The last time an Indian hockey team — men’s or women’s — reached the final four of a World Cup was a few months before the Emergency. Sholay had not yet hit the theatres and Gerald Ford occupied the White House. That’s how long it has been since Indian hockey was among the elite in the world. The men’s team was on the podium in the first three editions, but since India were world champions at Kuala Lumpur in 1975, they have not hit those heights again.
On Thursday, the Indian women’s team has an opportunity to boldly go where no Indian side has gone for a very long time. They themselves were in that rarefied air at the inaugural World Cup in 1974. All they need to do is beat Ireland, the 16th-ranked team in the world, an eminently achievable task, even though they pipped the Indians by a solitary goal when they met in a group match last week at the Lee Valley Hockey and Tennis Centre.
Regardless of the result on Thursday, the Indian women’s hockey team has come a long way in the last few years, despite the powers-that-be often treating it as almost an afterthought. The relative lack of spotlight, compared to the men’s outfit, and the manner in which coaches are moved around only serve to strengthen that impression. The team didn’t even make it to the last World Cup four years ago after ending ninth in 2010, and when it made it to the Olympics in 2016, after a hiatus of 36 years, they finished 12th among as many teams, losing four of their five matches and drawing the other one.
Coach Sjoerd Marijne knows life from both sides of the fence, having been at the helm of the men’s team for a while, and understands how big a deal this run at the World Cup is for the girls.
“This is such a good moment for women in India to show that they can achieve something. We don’t get to play many matches in India. So, this win is a big one for India,” the Dutchman said.
The turnaround from two years ago is remarkable in itself. The team, coached by Australian Neil Hawgood, scored three goals while conceding 19 in Rio. While scoring goals was indeed a problem in the ongoing tournament as well — they managed just three in three group matches before pumping three past the outclassed Italians, the defence has seen a marked improvement with the Indian citadel breached just three times in four matches.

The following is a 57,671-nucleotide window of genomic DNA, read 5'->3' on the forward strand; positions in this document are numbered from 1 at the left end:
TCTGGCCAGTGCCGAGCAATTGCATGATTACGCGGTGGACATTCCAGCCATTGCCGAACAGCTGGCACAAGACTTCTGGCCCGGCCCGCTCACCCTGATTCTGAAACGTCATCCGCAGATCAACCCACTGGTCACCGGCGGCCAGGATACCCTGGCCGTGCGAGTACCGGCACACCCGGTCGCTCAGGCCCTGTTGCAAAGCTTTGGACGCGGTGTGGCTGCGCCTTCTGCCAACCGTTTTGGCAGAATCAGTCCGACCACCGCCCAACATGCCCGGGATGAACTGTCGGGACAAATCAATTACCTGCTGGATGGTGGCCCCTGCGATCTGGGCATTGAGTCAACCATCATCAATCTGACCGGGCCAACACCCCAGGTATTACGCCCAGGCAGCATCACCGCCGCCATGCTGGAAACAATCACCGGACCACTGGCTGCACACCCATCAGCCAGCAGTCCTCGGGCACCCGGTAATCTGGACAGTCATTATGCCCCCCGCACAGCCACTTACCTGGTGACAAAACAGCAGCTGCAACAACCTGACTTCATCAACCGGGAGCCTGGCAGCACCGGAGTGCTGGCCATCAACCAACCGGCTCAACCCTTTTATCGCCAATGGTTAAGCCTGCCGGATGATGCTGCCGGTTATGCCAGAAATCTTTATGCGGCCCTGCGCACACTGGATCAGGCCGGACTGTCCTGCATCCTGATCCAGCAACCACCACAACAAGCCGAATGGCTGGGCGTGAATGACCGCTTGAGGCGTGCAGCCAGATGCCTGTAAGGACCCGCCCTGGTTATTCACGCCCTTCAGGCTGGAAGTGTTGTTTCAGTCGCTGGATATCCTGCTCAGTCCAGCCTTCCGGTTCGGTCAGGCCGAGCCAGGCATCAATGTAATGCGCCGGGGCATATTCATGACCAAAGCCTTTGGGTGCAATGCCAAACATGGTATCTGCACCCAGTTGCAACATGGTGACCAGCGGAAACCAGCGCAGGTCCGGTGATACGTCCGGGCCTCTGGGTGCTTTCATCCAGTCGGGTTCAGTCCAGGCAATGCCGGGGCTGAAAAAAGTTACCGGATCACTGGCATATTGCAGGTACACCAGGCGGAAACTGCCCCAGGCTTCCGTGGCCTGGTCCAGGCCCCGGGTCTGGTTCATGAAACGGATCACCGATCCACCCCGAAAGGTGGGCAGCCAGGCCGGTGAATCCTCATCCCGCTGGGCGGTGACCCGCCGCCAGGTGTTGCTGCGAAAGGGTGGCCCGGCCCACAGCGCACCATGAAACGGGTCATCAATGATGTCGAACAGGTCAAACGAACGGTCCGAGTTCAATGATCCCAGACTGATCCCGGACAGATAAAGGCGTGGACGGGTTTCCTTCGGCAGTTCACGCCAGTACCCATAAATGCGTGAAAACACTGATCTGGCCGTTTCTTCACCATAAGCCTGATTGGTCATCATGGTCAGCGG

Those games included clashes against the No.2-ranked England and the No.7-ranked United States. Italy never had a genuine chance of scoring on Tuesday, and only managed a solitary penalty corner. Indian goalkepeer Savita Punia, who has been in tremendous form, for once, was not called upon too often.
“Early in the tournament, we didn’t do the one thing we needed to do — score goals. But we have found the net now and we can definitely push on with our journey. We do not see that journey ending tomorrow,” skipper Rani Rampal, in many ways the talisman of the side, said after the win over Italy.
But the story of India’s campaign thus far has to be the defensive organisation. While Savita has been the rock at the back, making some last-ditch saves when the opposition had a free shot at goal, the likes of Sunita Lakra, Deep Grace Ekka and Reena Khokhar have stepped up when called upon.
“What has changed in the last two years is the physical and mental aspect. Girls are getting more consistent and better in defending structure. It’s about belief. Many more things have improved but these are some of the things. That’s why the consistency is getting better and better. In the last year, we have played more matches where we had good results which gave them more self-confidence and everything starts with that,” Marijne told The Indian Express.